M-Ras induces Ral and JNK activation to regulate MEK/ERK-independent gene expression in MCF-7 breast cancer cells.
      ,
      • Clark G.J.
      • Kinch M.S.
      • Gilmer T.M.
      • Burridge K.
      • Der C.J.
      Overexpression of the Ras-related TC21/R-Ras2 protein may contribute to the development of human breast cancers.
      ,
      • Barker K.T.
      • Crompton M.R.
      Ras-related TC21 is activated by mutation in a breast cancer cell line, but infrequently in breast carcinomas in vivo.
      Compared with estrogen receptor–positive breast cancers, estrogen receptor–negative breast carcinomas show up-regulation of M-Ras expression. Introduction of a constitutively active M-Ras mutant into MCF7 cells results in proliferation that is no longer estrogen-dependent, indicating that increased M-Ras signaling renders these cells hormone-independent.
      • Castro A.F.
      • Campos T.
      • Babcock J.T.
      • Armijo M.E.
      • Martinez-Conde A.
      • Pincheira R.
      • Quilliam L.A.
      M-Ras induces Ral and JNK activation to regulate MEK/ERK-independent gene expression in MCF-7 breast cancer cells.
      ,
      • Yu Y.
      • Feig L.A.
      Involvement of R-Ras and Ral GTPases in estrogen-independent proliferation of breast cancer cells.
      In addition, mouse mammary epithelial cells expressing an activated M-Ras mutant grow in an anchorage-independent manner in the absence of serum and are capable of epithelial-mesenchymal transition in vitro.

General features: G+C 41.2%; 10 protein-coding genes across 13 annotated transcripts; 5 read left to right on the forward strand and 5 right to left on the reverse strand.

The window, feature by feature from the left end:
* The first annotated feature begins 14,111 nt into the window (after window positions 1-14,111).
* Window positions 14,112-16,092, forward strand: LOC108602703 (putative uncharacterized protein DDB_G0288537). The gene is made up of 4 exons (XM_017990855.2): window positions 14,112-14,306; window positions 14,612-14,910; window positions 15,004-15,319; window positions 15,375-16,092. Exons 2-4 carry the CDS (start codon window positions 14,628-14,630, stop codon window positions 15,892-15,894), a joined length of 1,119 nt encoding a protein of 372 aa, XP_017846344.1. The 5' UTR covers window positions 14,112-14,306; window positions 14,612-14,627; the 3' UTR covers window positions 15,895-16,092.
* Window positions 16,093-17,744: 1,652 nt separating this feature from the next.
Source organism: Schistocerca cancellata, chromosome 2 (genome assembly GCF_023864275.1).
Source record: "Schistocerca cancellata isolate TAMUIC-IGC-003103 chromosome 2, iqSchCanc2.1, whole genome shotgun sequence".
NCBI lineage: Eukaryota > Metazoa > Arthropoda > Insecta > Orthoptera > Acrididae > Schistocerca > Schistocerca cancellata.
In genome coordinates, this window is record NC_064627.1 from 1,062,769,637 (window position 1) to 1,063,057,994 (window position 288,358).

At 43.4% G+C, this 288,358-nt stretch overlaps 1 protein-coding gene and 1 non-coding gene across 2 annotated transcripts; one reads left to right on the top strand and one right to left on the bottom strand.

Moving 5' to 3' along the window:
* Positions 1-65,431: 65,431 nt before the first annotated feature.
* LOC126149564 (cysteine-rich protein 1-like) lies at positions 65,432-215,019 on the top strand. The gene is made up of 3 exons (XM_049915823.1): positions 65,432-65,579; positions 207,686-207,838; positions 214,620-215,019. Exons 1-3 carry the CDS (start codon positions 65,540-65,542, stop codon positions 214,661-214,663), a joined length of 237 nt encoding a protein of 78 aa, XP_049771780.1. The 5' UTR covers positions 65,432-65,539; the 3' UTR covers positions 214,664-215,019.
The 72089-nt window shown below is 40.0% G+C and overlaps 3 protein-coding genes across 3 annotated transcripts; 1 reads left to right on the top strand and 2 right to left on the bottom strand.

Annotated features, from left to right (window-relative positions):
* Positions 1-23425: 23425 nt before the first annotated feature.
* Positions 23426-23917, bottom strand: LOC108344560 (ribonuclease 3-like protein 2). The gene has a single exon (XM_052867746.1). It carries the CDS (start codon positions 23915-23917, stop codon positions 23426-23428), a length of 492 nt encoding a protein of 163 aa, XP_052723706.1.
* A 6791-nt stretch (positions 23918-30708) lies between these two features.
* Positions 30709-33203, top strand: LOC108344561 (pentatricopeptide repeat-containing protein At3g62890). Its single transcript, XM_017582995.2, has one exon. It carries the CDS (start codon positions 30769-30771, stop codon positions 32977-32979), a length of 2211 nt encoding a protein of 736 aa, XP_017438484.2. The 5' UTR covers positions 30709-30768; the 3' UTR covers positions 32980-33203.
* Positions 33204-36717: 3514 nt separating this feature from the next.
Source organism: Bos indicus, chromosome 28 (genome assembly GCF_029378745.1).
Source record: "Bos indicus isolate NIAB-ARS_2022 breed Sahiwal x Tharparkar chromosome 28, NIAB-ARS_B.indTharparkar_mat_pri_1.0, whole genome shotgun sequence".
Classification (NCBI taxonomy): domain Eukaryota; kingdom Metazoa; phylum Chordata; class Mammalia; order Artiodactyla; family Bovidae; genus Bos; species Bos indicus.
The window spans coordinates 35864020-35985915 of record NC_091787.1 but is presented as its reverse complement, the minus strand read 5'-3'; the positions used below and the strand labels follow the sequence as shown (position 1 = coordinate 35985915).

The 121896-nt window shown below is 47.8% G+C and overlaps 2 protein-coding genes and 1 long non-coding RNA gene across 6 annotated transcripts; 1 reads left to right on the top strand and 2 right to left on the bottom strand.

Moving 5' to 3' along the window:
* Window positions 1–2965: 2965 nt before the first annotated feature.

• Ward K.R.
      • Zhang K.X.
      • Somasiri A.M.
      • Roskelley C.D.
      • Schrader J.W.
      Expression of activated M-Ras in a murine mammary epithelial cell line induces epithelial-mesenchymal transition and tumorigenesis.
      Constitutively active R-Ras and R-Ras2 also enhance cell protrusions and migration of cultured breast cancer cells in vitro; knockdown with siRNAs confirmed that endogenous R-Ras is required for these effects.
      • Wozniak M.A.
      • Kwong L.
      • Chodniewicz D.
      • Klemke R.L.
      • Keely P.J.
      R-Ras controls membrane protrusion and cell migration through the spatial regulation of Rac and Rho.
      ,
      • Conklin M.W.
      • Ada-Nguema A.
      • Parsons M.
      • Riching K.M.
      • Keely P.J.
      R-Ras regulates beta1-integrin trafficking via effects on membrane ruffling and endocytosis.
      ,
      • Keely P.J.
      • Rusyn E.V.
      • Cox A.D.
      • Parise L.V.